Knowing about UAE Culture is essential for cultivating friendships and business relationships in the UAE. When it comes to making friends or meeting new clients, knowing the proper UAE etiquette will help you make the best first impression possible.
From setting up a meeting to formal negotiations, learn the art of UAE business protocol.
Setting Up a Business Meeting with UAE Nationals:
When setting up a business meeting with UAE Nationals be they VIPs or business people it is important to send as much relevant information to your UAE counterparts in advance of the meeting including details about the topics to be discussed along with background information about your company thus ensures that the people you want to meet will actually attend the meeting.
However, preparing in advance will not always secure you the confirmation of the actual meeting’s day and time so be aware and prepared for an immediate response so that you are ready to present.
It is not uncommon to wait anxiously until the the last minute for confirmation.
They Will give you confirmation of the time and place as soon as possible if they have the required information
Arrival at Business Meeting:
When you get the confirmation of the meeting time and place and it is not your location! Be on time. Arriving late is considered rude. If you do arrive late, apologizing for your tardiness is a must.
If you are hosting the meeting, it is proper etiquette to send a representative to meet the participants or representatives outside the building or in the lobby and personally escort them to the meeting room. The host should be waiting in the meeting room to greet all the invitees The senior-most guest should enter the meeting room first. While entrance by rank is a must during high level government meetings, it is becoming less formal for regular business meetings.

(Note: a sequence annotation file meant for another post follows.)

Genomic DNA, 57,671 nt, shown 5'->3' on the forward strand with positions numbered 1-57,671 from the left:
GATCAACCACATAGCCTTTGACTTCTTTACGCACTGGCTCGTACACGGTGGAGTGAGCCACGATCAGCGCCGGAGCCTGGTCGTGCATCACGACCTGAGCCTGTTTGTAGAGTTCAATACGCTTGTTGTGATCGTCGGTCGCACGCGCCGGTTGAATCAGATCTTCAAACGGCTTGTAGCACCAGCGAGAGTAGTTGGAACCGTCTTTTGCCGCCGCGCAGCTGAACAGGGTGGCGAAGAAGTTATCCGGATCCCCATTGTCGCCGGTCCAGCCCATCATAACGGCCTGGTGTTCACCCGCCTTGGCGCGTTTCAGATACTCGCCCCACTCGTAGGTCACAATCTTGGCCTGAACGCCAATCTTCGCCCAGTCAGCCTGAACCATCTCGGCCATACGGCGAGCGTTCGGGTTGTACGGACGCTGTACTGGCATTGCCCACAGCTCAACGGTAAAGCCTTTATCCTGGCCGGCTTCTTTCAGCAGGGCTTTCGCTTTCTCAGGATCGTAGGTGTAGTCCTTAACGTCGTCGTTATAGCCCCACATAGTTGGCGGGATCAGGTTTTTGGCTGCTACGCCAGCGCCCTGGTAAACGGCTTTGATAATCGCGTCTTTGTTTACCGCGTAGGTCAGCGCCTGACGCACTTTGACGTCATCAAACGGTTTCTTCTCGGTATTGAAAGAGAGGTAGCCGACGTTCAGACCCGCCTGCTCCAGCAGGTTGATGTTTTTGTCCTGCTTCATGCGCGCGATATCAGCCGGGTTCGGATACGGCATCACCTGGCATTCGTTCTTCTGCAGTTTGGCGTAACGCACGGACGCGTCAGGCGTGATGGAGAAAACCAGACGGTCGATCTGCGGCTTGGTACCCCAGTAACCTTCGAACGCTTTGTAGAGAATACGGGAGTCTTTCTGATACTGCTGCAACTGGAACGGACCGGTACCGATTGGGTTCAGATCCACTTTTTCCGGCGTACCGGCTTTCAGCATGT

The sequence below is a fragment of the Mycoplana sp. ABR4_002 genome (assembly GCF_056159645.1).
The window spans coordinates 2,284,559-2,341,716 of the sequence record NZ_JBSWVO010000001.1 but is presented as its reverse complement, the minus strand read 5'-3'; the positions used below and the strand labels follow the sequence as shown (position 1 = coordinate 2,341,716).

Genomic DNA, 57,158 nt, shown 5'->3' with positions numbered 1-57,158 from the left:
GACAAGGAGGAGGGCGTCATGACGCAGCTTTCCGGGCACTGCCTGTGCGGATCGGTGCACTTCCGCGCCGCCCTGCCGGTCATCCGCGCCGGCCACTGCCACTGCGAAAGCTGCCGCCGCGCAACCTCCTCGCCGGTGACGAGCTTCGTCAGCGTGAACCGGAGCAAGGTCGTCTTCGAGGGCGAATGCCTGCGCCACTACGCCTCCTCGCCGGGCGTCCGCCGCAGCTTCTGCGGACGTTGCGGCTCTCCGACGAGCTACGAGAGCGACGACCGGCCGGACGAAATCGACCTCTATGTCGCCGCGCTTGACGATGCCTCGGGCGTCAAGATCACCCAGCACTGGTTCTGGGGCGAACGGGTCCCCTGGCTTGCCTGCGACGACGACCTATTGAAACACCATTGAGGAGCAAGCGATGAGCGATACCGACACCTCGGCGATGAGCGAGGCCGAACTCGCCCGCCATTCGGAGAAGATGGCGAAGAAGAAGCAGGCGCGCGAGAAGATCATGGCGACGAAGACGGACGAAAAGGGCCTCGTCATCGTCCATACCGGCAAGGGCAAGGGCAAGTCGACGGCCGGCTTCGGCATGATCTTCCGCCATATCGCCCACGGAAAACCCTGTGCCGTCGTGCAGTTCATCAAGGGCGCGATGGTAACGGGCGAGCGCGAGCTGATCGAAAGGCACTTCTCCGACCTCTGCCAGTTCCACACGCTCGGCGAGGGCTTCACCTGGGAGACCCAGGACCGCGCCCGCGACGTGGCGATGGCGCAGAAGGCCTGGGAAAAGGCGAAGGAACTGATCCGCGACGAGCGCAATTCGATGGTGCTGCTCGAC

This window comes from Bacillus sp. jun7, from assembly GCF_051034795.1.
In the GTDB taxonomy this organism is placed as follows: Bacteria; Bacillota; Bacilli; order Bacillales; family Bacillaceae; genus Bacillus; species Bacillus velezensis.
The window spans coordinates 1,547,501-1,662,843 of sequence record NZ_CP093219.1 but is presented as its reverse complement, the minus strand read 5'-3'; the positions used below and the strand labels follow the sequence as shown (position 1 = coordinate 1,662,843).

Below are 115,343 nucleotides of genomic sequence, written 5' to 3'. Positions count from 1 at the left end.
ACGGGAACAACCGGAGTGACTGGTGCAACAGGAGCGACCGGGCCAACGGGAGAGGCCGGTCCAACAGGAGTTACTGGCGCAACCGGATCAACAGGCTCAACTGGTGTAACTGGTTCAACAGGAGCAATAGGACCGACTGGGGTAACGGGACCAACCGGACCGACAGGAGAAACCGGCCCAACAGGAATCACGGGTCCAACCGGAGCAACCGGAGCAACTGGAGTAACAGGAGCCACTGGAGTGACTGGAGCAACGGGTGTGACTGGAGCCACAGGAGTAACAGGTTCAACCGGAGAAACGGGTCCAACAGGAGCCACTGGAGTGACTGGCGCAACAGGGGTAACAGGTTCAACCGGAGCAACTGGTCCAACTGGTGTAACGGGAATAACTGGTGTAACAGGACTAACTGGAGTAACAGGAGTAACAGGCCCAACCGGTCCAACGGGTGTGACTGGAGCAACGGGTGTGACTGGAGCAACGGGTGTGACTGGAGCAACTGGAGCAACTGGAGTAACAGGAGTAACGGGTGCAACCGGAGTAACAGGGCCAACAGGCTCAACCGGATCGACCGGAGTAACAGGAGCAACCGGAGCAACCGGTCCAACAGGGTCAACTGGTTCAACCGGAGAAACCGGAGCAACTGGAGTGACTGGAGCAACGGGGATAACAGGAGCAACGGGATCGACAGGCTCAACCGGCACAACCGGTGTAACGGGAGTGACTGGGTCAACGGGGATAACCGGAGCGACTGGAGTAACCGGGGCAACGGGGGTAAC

Business Meeting Seating Arrangements:
After handshakes and the customary exchange of business cards, guests take their seats. The seating is typically arranged by rank. The host should escort the senior-most guest to their seat as well as all VIP guests.
The place of honour is to the host’s right on a sofa or in chairs that are opposite the room’s doors.
If the meeting is held around a large conference table, then the guest of honour is seated directly opposite the host. Other high ranking guests sit in the same general area while the remainder of the guests can choose their seats from among the remaining chairs.
If the meeting is held around a large conference table, all the UAE national delegation may opt to sit on one side of the table and expatriates on the other. This is especially true for formal meetings and negotiations. The principal delegates are seated in the meeting with lower ranking attendees placed at either end of the table.
Please be aware that most of the ladies don’t shake hands so wait until she starts to put her hand forward then you can shake; otherwise you will see some women putting
their hands on their upper chest area or up their sleeves which indicates she is not shaking hands’ Men will not always shake hands with ladies either and visitors to UAE should be aware of this.
If you enter the meeting room or the guest room a guide will show you the VIP person to go to, when shaking hands make sure your other hand is not in your pocket and be sure to use your right hand.
After sitting make sure not to cross your legs in the meeting or sitting in a bad position or turn your back to the person beside you.
Discussing Business at Meetings:
Meetings usually begin with ‘‘small’’ talk to assist both sides to feel more comfortable. After a few minutes of small talk, there is a short welcoming speech from the host followed by discussion of the meeting’s topic.
During any conversation, the UAE National will often nod their heads or make affirmative utterances. These are signals that they are listening to what is being said and understand what is being said. These are NOT agreements to what is being said.
Do not interrupt during the meeting. The meetings in UAE are highly structured and interjecting beyond a quick remark is considered rude. Also, don’t put anyone on the spot by asking them to provide information they seem unwilling to give or challenge a person directly. Doing so will lead them to become embarrassed and lose face”.